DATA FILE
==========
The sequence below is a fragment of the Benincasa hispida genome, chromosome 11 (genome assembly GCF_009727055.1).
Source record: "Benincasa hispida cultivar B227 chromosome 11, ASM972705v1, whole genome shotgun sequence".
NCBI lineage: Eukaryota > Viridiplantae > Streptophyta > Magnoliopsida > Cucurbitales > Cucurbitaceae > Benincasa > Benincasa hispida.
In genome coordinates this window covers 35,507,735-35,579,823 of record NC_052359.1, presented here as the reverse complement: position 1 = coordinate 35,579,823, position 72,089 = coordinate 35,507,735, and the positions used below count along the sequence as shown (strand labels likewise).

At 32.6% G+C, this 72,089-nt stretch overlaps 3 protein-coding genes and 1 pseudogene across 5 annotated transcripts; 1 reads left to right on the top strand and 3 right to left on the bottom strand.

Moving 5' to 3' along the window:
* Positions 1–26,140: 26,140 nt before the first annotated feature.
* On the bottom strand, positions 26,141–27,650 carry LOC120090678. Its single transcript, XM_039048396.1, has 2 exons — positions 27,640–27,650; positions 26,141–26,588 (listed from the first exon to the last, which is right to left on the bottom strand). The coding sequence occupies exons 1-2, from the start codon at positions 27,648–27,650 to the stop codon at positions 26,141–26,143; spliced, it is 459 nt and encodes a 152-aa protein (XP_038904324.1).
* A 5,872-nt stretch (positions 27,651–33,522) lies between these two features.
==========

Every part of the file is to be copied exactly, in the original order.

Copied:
The sequence below is a fragment of the Benincasa hispida genome, chromosome 11 (genome assembly GCF_009727055.1).
Source record: "Benincasa hispida cultivar B227 chromosome 11, ASM972705v1, whole genome shotgun sequence".
NCBI lineage: Eukaryota > Viridiplantae > Streptophyta > Magnoliopsida > Cucurbitales > Cucurbitaceae > Benincasa > Benincasa hispida.
In genome coordinates this window covers 35,507,735-35,579,823 of record NC_052359.1, presented here as the reverse complement: position 1 = coordinate 35,579,823, position 72,089 = coordinate 35,507,735, and the positions used below count along the sequence as shown (strand labels likewise).

At 32.6% G+C, this 72,089-nt stretch overlaps 3 protein-coding genes and 1 pseudogene across 5 annotated transcripts; 1 reads left to right on the top strand and 3 right to left on the bottom strand.

Moving 5' to 3' along the window:
* Positions 1–26,140: 26,140 nt before the first annotated feature.
* On the bottom strand, positions 26,141–27,650 carry LOC120090678. Its single transcript, XM_039048396.1, has 2 exons — positions 27,640–27,650; positions 26,141–26,588 (listed from the first exon to the last, which is right to left on the bottom strand). The coding sequence occupies exons 1-2, from the start codon at positions 27,648–27,650 to the stop codon at positions 26,141–26,143; spliced, it is 459 nt and encodes a 152-aa protein (XP_038904324.1).
* A 5,872-nt stretch (positions 27,651–33,522) lies between these two features.